But did you know they might also lower the risk of Subjective Cognitive Decline? That’s a medical term for worsening or more frequent memory problems.
And it’s more likely to afflict mature adults who have at least one chronic health condition. It’s most common among adults with chronic obstructive pulmonary disease (COPD) or heart disease, or who have had a stroke.
The US Centers for Disease Control and Prevention highlights eight steps to improve brain and body health alike.
- Quit smoking.
- Prevent and manage high blood pressure.
- Prevent and manage high cholesterol.
- Maintain a healthy weight. Adopt a lifestyle that includes healthy eating and regular exercise.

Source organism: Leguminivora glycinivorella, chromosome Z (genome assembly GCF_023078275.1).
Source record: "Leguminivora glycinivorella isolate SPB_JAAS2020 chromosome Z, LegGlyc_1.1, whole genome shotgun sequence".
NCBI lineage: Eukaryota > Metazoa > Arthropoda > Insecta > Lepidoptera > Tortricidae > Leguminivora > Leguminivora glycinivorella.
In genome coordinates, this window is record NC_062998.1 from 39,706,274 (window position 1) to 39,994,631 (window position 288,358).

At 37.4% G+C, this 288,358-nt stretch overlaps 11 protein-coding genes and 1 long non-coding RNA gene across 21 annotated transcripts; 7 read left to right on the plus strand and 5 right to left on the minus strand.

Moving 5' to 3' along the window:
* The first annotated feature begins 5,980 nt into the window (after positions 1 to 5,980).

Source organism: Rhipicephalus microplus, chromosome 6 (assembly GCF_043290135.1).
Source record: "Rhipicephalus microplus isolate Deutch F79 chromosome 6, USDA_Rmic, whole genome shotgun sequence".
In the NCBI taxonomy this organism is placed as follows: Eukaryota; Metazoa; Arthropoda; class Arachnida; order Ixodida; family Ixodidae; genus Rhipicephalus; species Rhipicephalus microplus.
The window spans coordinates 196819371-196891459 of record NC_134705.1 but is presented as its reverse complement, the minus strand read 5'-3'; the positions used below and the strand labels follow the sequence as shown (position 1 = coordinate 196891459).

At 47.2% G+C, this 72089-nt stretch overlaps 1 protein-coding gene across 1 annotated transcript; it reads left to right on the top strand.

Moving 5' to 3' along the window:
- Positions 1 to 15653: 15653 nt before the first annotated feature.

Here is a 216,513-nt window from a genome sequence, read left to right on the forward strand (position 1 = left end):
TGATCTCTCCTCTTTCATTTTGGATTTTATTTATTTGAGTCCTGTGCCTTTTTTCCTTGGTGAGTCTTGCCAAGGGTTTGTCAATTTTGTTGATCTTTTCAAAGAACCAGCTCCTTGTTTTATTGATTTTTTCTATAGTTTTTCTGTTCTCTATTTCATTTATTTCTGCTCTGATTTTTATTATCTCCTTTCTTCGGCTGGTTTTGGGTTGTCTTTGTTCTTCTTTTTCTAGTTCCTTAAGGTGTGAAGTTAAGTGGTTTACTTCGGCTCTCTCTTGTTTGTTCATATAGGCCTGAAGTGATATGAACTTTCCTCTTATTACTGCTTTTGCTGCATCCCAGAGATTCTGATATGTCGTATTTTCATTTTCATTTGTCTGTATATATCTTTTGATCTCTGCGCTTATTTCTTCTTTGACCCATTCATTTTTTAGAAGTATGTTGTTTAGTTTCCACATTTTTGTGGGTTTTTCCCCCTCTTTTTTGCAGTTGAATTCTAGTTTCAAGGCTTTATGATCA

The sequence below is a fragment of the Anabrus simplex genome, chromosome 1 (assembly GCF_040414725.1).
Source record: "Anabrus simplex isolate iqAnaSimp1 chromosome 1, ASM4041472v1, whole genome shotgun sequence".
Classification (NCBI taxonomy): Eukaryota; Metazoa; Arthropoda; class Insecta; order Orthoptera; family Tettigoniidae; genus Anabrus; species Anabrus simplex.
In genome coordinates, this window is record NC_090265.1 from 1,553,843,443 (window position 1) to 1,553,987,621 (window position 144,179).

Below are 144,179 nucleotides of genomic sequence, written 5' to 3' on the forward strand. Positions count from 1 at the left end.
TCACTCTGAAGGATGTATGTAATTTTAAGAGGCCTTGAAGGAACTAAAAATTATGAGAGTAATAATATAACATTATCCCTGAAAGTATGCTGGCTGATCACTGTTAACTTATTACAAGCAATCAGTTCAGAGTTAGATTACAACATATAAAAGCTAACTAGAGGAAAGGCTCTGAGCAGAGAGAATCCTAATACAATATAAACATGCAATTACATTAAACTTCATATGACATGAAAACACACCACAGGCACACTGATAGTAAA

- Get enough sleep. A third of adults report they usually don’t. Exercise can help.
- Stay engaged in life and community. Our location is a great source of social interaction.
- Manage blood sugar if you have diabetes.
- Drink in moderation, if at all.
Most of us know that these things are good for our bodies. But if that’s not enough motivation to start exercising and eating right, then the benefits to your brain should get you to come see us and start exercising today.
It’s never too late to see profound improvements to quality and length of life.
Holly Kouvo is a personal trainer, functional aging specialist, senior fitness specialist, brain health trainer, writer, and speaker.